Convergence
The subject of convergence is the most active research area in tetration and fractional iteration. In a series of threads on
Math Overflow people use the alpha technique, Bell polynomials and matrices to solve for the half iterates of functions. So there are ways to obtain formal power series, but the series must converge in order to be useful. Unfortunately determining if a series converges or not is often challenging.
Let \(f(f(z))=a^z\) then \(f(z)=\sum_k^\infty \frac{1}{k!} c_k z^k\) and \(log(c_k)\) is plotted to give a sense of whether \(f(z)\) is convergent or not. Two caveats here. The first issue is that only the first 300 or 500 terms have been computed, so at best we are looking for indicators for convergence or divergence. The second issue is that resticting the usuage to rational arithmetic seriously limits the number of terms that can be computed. So floating point arithmetic has been used to produce these plots.
From \(1\) to \(e^{1/e} \approx 1.444\)
a=1
Consider \(1^z=1\) so \(1^{1^z}=1^z\) gives \(f(f(z))=f(z)=1^z\). The function \(f(z)=1^z\) is convergent, but only has 1 term, therefore a plot is not included.
a=1.1
This plot appears to be that of a convergent function which isn't suprising since \(a\) is so close to 1.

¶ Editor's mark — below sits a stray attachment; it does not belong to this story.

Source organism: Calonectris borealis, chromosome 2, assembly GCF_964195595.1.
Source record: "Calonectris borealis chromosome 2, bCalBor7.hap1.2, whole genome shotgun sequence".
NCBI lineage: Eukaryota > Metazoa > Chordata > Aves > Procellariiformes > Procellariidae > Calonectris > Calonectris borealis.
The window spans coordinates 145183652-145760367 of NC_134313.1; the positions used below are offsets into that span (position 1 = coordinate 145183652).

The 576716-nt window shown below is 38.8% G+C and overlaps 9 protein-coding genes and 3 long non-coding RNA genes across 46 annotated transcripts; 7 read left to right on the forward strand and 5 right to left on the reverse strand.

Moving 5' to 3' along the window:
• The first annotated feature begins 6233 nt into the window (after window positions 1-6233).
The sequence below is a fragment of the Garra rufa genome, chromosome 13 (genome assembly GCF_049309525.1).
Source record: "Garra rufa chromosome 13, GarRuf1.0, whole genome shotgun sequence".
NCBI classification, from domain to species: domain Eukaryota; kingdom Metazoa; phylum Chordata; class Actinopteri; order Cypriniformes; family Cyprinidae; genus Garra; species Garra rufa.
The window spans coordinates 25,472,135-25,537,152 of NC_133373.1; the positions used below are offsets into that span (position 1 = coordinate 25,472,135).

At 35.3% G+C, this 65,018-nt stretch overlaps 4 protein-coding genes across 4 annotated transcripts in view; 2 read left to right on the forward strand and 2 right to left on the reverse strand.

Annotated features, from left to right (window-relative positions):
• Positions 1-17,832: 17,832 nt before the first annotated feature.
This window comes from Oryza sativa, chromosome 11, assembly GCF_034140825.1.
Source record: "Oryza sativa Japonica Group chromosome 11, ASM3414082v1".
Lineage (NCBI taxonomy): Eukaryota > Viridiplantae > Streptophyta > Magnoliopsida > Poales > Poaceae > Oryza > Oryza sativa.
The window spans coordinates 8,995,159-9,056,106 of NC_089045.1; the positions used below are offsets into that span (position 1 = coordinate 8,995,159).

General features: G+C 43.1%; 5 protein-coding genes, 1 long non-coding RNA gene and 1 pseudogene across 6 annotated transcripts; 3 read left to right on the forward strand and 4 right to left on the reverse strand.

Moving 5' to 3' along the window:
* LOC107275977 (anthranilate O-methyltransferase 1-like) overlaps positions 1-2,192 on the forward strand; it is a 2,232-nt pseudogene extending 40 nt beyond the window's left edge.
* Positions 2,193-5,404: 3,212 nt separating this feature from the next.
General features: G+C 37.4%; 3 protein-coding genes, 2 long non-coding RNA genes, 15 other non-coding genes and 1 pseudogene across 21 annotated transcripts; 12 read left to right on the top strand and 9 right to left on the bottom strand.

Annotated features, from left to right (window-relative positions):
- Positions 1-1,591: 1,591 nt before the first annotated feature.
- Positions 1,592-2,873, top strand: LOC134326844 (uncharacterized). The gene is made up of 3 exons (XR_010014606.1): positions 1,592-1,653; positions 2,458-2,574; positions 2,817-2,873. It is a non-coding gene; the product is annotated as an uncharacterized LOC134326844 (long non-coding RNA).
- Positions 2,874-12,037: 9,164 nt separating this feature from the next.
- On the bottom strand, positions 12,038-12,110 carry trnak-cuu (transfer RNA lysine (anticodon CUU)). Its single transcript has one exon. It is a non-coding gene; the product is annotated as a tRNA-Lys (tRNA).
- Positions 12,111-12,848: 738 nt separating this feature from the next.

a=1.2
Around the 260th term, \(f(z)\) changes it's behavior.
a=1.33
At this point, the convergence of \(f(z)\) changes greatly though \(a=1.36\).
a=1.34
Now the dynamics of convergence plots are becoming chaotic.
a=1.35
a=1.3525
This appears to be close to the most extreme chaotic behavior that will be shown.
I was looking for a smooth transition from convergent to divergent behavior, but
found a chaotic transition. I've seen chaos many times at the boundary of two attractors.
In this case I suggest that the two attractors are the convergence of the superattractor at
\(1^z\) and the divergence of \(1.444^z \approx e^{z/e}\).
a=1.355
Note what is being presented here is a description, not a proof. But it is a description made using
considerable computer resources.
a=1.357
a=1.35866
a=1.36
a=1.365
a=1.38
Another principle that appears at play is that there is only so much
total area above and below the curve \(log(c_k)\).
a=1.4
a=1.414
Special Cases
a=1.44467
This is the case for what some call \(\epsilon\), where \(\epsilon=e^{1/e}\approx 1.44467\). It is at \(\epsilon^z\) that tetration has a parabolic rational fixed point.
a=2.716
a=2.87293 + 4.54887 i
Strange attractor with \(a^{a^a} \approx 1 \).